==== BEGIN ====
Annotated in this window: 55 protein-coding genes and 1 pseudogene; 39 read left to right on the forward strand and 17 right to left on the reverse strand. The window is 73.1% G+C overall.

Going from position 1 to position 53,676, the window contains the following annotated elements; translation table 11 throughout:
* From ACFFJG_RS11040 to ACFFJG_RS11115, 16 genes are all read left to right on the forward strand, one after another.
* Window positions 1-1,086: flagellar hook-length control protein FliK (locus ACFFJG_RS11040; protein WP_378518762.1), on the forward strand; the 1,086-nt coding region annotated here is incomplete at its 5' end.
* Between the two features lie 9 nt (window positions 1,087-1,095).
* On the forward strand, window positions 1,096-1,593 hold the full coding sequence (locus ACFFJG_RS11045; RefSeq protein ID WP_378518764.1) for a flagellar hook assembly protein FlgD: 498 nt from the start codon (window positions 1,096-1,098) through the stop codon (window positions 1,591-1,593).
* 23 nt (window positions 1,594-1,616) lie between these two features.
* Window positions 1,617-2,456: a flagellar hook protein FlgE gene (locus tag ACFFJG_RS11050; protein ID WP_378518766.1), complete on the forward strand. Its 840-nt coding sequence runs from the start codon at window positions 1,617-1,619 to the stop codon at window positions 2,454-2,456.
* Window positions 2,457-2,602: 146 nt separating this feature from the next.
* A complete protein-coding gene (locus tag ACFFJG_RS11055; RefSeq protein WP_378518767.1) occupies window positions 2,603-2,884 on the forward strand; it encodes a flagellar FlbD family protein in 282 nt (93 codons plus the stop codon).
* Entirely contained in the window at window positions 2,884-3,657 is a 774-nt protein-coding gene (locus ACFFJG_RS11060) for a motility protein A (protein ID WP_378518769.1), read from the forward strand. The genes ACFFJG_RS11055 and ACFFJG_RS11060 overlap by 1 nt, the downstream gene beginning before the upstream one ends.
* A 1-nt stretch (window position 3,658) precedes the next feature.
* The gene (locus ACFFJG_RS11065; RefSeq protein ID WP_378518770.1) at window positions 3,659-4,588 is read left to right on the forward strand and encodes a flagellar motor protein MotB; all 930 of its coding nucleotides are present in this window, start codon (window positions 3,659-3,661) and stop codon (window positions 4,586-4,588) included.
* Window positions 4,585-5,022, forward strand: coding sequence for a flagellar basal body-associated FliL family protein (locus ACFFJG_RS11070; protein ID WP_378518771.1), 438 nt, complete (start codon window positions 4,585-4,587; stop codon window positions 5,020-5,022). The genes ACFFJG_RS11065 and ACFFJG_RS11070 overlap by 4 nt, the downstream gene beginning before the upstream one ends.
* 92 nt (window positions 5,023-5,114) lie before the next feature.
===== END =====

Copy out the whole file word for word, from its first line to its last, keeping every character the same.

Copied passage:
Annotated in this window: 55 protein-coding genes and 1 pseudogene; 39 read left to right on the forward strand and 17 right to left on the reverse strand. The window is 73.1% G+C overall.

Going from position 1 to position 53,676, the window contains the following annotated elements; translation table 11 throughout:
* From ACFFJG_RS11040 to ACFFJG_RS11115, 16 genes are all read left to right on the forward strand, one after another.
* Window positions 1-1,086: flagellar hook-length control protein FliK (locus ACFFJG_RS11040; protein WP_378518762.1), on the forward strand; the 1,086-nt coding region annotated here is incomplete at its 5' end.
* Between the two features lie 9 nt (window positions 1,087-1,095).
* On the forward strand, window positions 1,096-1,593 hold the full coding sequence (locus ACFFJG_RS11045; RefSeq protein ID WP_378518764.1) for a flagellar hook assembly protein FlgD: 498 nt from the start codon (window positions 1,096-1,098) through the stop codon (window positions 1,591-1,593).
* 23 nt (window positions 1,594-1,616) lie between these two features.
* Window positions 1,617-2,456: a flagellar hook protein FlgE gene (locus tag ACFFJG_RS11050; protein ID WP_378518766.1), complete on the forward strand. Its 840-nt coding sequence runs from the start codon at window positions 1,617-1,619 to the stop codon at window positions 2,454-2,456.
* Window positions 2,457-2,602: 146 nt separating this feature from the next.
* A complete protein-coding gene (locus tag ACFFJG_RS11055; RefSeq protein WP_378518767.1) occupies window positions 2,603-2,884 on the forward strand; it encodes a flagellar FlbD family protein in 282 nt (93 codons plus the stop codon).
* Entirely contained in the window at window positions 2,884-3,657 is a 774-nt protein-coding gene (locus ACFFJG_RS11060) for a motility protein A (protein ID WP_378518769.1), read from the forward strand. The genes ACFFJG_RS11055 and ACFFJG_RS11060 overlap by 1 nt, the downstream gene beginning before the upstream one ends.
* A 1-nt stretch (window position 3,658) precedes the next feature.
* The gene (locus ACFFJG_RS11065; RefSeq protein ID WP_378518770.1) at window positions 3,659-4,588 is read left to right on the forward strand and encodes a flagellar motor protein MotB; all 930 of its coding nucleotides are present in this window, start codon (window positions 3,659-3,661) and stop codon (window positions 4,586-4,588) included.
* Window positions 4,585-5,022, forward strand: coding sequence for a flagellar basal body-associated FliL family protein (locus ACFFJG_RS11070; protein ID WP_378518771.1), 438 nt, complete (start codon window positions 4,585-4,587; stop codon window positions 5,020-5,022). The genes ACFFJG_RS11065 and ACFFJG_RS11070 overlap by 4 nt, the downstream gene beginning before the upstream one ends.
* 92 nt (window positions 5,023-5,114) lie before the next feature.